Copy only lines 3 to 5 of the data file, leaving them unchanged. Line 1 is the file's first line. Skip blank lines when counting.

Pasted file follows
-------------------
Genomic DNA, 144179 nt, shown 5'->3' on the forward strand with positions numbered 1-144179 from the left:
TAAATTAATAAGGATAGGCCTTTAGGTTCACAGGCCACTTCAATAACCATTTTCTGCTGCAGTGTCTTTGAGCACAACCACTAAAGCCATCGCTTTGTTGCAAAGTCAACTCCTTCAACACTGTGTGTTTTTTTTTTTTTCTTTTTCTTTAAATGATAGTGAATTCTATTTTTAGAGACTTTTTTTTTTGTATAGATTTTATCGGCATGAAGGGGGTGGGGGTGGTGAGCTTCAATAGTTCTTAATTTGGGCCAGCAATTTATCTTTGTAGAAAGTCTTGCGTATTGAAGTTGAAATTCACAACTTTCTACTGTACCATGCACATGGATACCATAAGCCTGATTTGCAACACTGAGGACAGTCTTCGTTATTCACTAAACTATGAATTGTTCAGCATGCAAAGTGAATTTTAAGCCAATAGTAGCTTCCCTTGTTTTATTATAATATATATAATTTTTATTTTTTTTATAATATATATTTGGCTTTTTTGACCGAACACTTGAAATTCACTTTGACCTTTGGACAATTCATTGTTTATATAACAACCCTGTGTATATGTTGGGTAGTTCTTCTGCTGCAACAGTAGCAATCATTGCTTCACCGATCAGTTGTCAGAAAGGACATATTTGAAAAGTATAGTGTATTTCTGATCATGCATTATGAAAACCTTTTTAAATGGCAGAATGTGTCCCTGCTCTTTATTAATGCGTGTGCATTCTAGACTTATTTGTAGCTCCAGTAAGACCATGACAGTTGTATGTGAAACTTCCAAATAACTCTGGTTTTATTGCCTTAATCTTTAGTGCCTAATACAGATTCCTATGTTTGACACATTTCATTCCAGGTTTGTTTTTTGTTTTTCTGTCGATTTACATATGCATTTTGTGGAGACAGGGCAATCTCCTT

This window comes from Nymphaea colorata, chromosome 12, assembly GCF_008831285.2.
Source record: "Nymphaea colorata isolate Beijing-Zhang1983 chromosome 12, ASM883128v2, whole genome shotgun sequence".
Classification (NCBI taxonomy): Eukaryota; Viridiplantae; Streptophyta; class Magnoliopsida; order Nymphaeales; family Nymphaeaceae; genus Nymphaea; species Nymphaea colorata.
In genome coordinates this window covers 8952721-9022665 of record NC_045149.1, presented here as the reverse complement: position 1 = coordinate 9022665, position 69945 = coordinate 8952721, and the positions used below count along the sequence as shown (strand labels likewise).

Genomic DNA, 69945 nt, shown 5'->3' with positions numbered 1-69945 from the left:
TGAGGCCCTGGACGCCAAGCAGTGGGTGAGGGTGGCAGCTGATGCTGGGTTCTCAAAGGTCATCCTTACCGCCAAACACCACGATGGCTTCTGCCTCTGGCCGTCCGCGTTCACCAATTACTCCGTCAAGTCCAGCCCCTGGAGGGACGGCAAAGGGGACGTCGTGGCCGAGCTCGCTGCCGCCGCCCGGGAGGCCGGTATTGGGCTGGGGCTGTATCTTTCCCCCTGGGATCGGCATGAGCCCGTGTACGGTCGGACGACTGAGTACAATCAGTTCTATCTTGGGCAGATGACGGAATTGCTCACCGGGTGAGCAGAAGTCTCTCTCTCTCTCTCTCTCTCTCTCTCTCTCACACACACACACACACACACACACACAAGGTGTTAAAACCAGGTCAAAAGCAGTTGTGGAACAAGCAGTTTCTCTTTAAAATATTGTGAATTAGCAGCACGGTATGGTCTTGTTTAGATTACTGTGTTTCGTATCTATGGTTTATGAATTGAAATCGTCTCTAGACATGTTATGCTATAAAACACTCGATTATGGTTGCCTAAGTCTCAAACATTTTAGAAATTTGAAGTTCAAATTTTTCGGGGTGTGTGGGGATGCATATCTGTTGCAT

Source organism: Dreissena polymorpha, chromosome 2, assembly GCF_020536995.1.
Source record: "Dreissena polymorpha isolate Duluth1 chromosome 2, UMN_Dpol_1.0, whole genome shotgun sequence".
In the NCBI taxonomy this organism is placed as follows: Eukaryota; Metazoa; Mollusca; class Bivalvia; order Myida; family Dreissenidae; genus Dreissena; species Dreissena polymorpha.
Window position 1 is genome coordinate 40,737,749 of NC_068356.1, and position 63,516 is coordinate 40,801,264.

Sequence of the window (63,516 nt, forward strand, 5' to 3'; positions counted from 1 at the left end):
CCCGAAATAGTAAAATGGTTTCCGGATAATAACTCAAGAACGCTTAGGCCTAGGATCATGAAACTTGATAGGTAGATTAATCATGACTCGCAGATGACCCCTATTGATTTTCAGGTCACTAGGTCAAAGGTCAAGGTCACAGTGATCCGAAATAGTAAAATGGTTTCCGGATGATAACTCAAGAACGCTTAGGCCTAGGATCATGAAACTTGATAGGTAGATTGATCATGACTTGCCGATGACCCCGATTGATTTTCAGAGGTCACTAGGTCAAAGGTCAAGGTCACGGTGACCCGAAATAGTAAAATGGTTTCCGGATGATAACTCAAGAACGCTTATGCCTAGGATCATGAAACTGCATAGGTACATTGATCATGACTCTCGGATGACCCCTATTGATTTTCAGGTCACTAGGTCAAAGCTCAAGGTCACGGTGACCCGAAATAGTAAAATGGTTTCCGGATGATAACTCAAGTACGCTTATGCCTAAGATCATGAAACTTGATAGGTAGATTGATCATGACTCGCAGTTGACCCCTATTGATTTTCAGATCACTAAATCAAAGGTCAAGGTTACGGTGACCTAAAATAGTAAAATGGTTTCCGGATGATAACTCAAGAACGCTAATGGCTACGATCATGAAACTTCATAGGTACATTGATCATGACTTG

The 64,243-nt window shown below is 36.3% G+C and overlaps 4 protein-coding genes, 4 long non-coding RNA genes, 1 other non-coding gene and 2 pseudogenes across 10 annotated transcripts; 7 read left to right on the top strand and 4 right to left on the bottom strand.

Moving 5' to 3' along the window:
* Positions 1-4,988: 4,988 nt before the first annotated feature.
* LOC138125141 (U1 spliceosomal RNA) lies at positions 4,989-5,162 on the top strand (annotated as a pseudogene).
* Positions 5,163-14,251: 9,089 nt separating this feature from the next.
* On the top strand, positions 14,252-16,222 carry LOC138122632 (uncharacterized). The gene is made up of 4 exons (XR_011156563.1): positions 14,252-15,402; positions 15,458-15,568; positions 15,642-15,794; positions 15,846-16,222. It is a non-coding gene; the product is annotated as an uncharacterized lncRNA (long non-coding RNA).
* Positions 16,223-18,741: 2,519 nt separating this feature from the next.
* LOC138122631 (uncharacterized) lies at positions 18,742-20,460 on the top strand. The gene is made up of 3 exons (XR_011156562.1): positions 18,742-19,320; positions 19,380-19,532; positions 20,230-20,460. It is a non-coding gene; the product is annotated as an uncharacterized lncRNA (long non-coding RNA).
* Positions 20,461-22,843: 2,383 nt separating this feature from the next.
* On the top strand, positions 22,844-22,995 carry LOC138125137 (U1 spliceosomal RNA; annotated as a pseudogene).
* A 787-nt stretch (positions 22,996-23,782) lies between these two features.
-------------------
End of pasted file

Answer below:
This window comes from Nymphaea colorata, chromosome 12, assembly GCF_008831285.2.
Source record: "Nymphaea colorata isolate Beijing-Zhang1983 chromosome 12, ASM883128v2, whole genome shotgun sequence".
Classification (NCBI taxonomy): Eukaryota; Viridiplantae; Streptophyta; class Magnoliopsida; order Nymphaeales; family Nymphaeaceae; genus Nymphaea; species Nymphaea colorata.